The men of Mobile Construction Battalion 10 (MCB 10), who are commonly referred to as the “Men of Ten”, accomplished many courageous tasks while deployed during the Vietnam Conflict. Their third deployment to Vietnam in 1967-68 was unique because it was the first time that the battalion had been so widely dispersed rather than keeping them together. Construction detail crews were spread across South Vietnam, just south of the Demilitarized Zone (DMZ) dividing North and South Vietnam. The DMZ ran east to west along the Ben Hai River near the 17th parallel and extended 5 kilometers on each side of the river.

According to MCB 10’s cruise book, Delta Company, consisting primarily of builders and steelworkers, was one of two general construction companies in the battalion. Its function was vertical construction, such as steel and wooden frame buildings, bridges and revetments (retaining walls). Because of widely spread construction sites, the company was broken down into smaller details.

 

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Locations MCB 10 were widely dispersed into smaller details to construct roads, camps, and bunkers throughout South Vietnam. [MCB 10 1968 Cruise book, U.S. Navy Seabee Museum Archives]

Detail INDIA departed Gia Le for Phu Bai on September 28, 1967 to construct living quarters for the First Marine Air Wing. Work was well underway; when Detail INDIA was disbanded on November 2, 1967 due to the need for Seabees to preform higher priority work near the DMZ, in the I Corps area. The I Corps encompassed the five northernmost provinces in South Vietnam. Detail KILO was established on the same day, November 2, 1967, to complete heavy timber ammo and personnel bunkers at Cam Lo for the Marines. Their mission was completed in just over thirty days, eleven days ahead of schedule. Detail KILO returned to base camp on December 18, 1967 where the battalion regrouped and continued to work throughout the remainder of the deployment to change a sand-surrounded airstrip site at Quang Tri into a sprawling military complex.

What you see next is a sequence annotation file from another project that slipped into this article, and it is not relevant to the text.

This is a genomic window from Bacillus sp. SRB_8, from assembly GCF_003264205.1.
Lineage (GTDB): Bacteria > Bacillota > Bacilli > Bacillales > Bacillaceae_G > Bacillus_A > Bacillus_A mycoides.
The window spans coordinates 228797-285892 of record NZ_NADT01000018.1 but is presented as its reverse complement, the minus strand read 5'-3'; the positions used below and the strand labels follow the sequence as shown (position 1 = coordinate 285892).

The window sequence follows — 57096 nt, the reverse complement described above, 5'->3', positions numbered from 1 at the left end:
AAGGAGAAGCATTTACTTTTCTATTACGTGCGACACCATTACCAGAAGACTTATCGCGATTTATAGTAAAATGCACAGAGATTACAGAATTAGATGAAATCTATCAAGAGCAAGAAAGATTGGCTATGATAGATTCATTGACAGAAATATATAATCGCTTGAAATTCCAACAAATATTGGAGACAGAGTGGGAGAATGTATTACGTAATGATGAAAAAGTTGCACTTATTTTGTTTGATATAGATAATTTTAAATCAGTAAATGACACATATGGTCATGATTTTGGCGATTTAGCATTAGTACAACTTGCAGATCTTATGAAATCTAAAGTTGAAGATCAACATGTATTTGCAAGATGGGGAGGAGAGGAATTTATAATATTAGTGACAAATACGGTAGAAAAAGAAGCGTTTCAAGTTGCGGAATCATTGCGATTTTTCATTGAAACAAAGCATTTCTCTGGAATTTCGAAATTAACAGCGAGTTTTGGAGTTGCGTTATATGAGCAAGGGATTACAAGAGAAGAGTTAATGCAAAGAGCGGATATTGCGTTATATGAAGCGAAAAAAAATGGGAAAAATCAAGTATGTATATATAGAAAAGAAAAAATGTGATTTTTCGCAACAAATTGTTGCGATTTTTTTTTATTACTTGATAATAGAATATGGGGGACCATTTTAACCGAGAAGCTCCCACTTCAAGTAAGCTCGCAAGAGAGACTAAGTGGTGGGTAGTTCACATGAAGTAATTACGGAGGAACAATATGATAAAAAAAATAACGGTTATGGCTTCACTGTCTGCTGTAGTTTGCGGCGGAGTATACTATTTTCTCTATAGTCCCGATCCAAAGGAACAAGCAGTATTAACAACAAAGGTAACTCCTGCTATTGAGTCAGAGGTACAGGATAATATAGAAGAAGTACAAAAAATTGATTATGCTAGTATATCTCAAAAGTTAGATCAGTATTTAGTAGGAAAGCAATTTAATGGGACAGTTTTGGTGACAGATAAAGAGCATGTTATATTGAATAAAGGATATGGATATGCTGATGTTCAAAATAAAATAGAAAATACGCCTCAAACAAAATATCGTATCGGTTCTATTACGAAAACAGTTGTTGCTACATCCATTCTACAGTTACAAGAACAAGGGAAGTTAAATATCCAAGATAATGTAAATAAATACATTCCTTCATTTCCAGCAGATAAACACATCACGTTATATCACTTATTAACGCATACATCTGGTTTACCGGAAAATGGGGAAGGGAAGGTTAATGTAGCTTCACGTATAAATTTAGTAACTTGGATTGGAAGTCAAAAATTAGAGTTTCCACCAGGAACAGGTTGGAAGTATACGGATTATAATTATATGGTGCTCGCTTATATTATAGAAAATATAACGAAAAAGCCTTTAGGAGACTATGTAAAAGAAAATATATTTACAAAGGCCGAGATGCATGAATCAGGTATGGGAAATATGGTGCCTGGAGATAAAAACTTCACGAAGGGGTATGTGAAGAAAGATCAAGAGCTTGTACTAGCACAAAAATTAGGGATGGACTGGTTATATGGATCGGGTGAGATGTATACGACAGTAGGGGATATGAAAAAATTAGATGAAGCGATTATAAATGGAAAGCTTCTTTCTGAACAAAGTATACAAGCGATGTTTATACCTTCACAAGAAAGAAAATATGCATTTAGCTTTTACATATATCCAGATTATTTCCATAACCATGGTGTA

photograph of detail kilo NMCB 10

Photograph of Detail Kilo [MCB 10 1968 Cruise book, U.S. Navy Seabee Museum Archives]

Mr. O’Brien recalled his commander of Detail KILO, LTJG Phillip Crocket, challenging the crews to catch up with the crew ahead of them by claiming the crew was already done and enjoying a beer. If they caught up with them, they could rest and have a beer too. Crockets motivational plan worked to complete the project in record time, although no one rested until the completion of the project.

According the Commanding Officer of MCB 10, D.A. Bartley, he said “it was an interesting and rewarding deployment not only from the standpoint of the construction accomplishment, but also from the accolades received from our ‘customers’, the Marines and Army, for [the battalions] outstanding performance, devotion and dedication to duty.”

Come to the museum on August 2, 2016 2-4pm and learn more about the timber bunker and other behind the scene collections at the U.S. Navy Seabee Museum.